The Edney Center for Innovation opened in late 2015 at Market and 11th Streets downtown and houses The Company Lab business accelerator, along with the Enterprise Center, Tech Goes Home and a variety of startup companies housed in co-working space run by the Society of Work. The Chamber of Commerce, which helps operate the INCubator, also sponsors the annual Spirit of Innovation awards to recognize ideas that have turned into successful businesses. The Tennessee Small Business Development Center provides classes and counseling for startups and small businesses at its offices in the INCubator, while the Dynamo Fund, Lamp Post, Renaissance Fund and Jump Fund are local venture capital funds that provide seed money for business startups.
"The ecosystem has quite a few partners who work together to help develop and encourage entrepreneurs in our city," says Willis, who has led the incubator since January 2018. "Over time, more people get involved and more touchpoints are available. Everyone has its place, and we can't exist without each other."
A report on "Entrepreneurial Ecosystems in Appalachia" published by the Appalachian Regional Commission (ARC) in 2018 includes a case study on Chattanooga's ecosystem. The report was based on interviews with more than 20 professionals from startups, entrepreneurial support providers, foundations and local government.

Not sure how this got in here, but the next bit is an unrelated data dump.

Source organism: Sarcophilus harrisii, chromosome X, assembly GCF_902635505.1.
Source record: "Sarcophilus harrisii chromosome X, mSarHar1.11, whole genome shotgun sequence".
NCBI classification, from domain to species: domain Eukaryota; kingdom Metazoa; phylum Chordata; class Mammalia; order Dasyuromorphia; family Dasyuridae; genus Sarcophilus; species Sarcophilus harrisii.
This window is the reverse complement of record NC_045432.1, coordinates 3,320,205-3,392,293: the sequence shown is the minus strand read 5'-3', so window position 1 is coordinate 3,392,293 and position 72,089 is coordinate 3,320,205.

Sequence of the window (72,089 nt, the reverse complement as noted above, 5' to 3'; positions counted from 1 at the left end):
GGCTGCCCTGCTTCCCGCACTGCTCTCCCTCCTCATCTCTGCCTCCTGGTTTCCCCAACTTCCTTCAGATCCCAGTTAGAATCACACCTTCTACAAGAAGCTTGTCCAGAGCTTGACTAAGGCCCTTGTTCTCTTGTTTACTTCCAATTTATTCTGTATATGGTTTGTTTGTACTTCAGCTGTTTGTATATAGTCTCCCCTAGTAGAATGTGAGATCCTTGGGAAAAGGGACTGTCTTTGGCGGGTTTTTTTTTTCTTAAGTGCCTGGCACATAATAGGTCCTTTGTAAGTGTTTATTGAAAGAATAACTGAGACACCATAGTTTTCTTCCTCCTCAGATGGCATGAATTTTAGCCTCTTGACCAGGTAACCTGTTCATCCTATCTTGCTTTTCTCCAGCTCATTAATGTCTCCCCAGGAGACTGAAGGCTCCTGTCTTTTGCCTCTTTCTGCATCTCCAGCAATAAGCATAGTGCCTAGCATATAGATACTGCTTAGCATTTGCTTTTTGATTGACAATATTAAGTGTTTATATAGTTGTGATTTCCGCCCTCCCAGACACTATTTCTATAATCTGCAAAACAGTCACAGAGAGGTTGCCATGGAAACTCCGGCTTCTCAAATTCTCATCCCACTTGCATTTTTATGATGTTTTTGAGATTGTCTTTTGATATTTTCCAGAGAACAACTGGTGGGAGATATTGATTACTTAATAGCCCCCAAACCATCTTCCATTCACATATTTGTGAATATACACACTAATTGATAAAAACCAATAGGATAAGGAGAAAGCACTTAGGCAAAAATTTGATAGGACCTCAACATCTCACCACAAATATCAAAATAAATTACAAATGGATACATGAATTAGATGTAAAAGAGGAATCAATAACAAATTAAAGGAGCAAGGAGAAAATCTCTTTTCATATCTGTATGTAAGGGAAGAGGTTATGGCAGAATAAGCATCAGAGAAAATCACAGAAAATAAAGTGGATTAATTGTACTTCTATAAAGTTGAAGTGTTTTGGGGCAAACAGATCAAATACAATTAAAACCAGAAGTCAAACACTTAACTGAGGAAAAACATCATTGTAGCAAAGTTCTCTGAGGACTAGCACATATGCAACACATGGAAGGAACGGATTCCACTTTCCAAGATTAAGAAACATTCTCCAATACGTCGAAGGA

The ARC report talks of "collisions" that occur as entrepreneurs work together in spaces like the INCubator and Edney Innovation Center and tap into the network of resources available through the Chamber. The report emphasizes the critical impact of the city's Gig internet speed while mapping the programs and marketing surrounding the arrival of Gig and the growth of start-ups.
"The incubator was the beginning," says Hamilton County Mayor Jim Coppinger of the facility that opened in 1988. "From the beginning, we have always been one of the top three incubators in the country, the top at one time. People from all walks of life with an idea come there. Some have experience in business, and some don't. Some have been successful before but have a new idea."
Nationwide, business incubators help boost the five-year success rate for new businesses from about 50 percent for startups in the general economy to an average 87 percent to those housed in incubators, according to the National Business Incubation Association. The success rate is even higher — about 92 percent — for businesses that are in the Hamilton County Business Development Center.